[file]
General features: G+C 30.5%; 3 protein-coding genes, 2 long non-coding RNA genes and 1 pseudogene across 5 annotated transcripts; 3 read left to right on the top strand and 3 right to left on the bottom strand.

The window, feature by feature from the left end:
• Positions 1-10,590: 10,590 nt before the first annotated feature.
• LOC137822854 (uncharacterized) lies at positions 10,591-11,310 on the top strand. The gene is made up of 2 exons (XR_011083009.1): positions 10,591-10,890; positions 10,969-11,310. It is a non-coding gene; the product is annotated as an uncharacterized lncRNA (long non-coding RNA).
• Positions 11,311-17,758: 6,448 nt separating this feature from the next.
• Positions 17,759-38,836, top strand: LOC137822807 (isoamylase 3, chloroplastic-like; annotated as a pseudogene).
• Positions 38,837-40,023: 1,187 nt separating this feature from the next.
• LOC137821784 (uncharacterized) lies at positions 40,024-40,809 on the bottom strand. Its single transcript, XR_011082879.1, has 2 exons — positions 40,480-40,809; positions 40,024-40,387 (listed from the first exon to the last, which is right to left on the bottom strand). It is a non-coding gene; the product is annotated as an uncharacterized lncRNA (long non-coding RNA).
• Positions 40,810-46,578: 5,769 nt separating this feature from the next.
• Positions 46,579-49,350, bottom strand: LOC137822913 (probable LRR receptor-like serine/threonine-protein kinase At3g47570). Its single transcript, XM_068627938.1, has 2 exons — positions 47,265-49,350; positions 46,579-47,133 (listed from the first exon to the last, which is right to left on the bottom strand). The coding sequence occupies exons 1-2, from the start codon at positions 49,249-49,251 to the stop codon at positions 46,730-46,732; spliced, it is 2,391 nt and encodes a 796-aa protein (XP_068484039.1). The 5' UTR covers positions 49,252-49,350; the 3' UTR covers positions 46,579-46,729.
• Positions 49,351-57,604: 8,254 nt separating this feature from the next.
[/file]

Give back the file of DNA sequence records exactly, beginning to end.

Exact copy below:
General features: G+C 30.5%; 3 protein-coding genes, 2 long non-coding RNA genes and 1 pseudogene across 5 annotated transcripts; 3 read left to right on the top strand and 3 right to left on the bottom strand.

The window, feature by feature from the left end:
• Positions 1-10,590: 10,590 nt before the first annotated feature.
• LOC137822854 (uncharacterized) lies at positions 10,591-11,310 on the top strand. The gene is made up of 2 exons (XR_011083009.1): positions 10,591-10,890; positions 10,969-11,310. It is a non-coding gene; the product is annotated as an uncharacterized lncRNA (long non-coding RNA).
• Positions 11,311-17,758: 6,448 nt separating this feature from the next.
• Positions 17,759-38,836, top strand: LOC137822807 (isoamylase 3, chloroplastic-like; annotated as a pseudogene).
• Positions 38,837-40,023: 1,187 nt separating this feature from the next.
• LOC137821784 (uncharacterized) lies at positions 40,024-40,809 on the bottom strand. Its single transcript, XR_011082879.1, has 2 exons — positions 40,480-40,809; positions 40,024-40,387 (listed from the first exon to the last, which is right to left on the bottom strand). It is a non-coding gene; the product is annotated as an uncharacterized lncRNA (long non-coding RNA).
• Positions 40,810-46,578: 5,769 nt separating this feature from the next.
• Positions 46,579-49,350, bottom strand: LOC137822913 (probable LRR receptor-like serine/threonine-protein kinase At3g47570). Its single transcript, XM_068627938.1, has 2 exons — positions 47,265-49,350; positions 46,579-47,133 (listed from the first exon to the last, which is right to left on the bottom strand). The coding sequence occupies exons 1-2, from the start codon at positions 49,249-49,251 to the stop codon at positions 46,730-46,732; spliced, it is 2,391 nt and encodes a 796-aa protein (XP_068484039.1). The 5' UTR covers positions 49,252-49,350; the 3' UTR covers positions 46,579-46,729.
• Positions 49,351-57,604: 8,254 nt separating this feature from the next.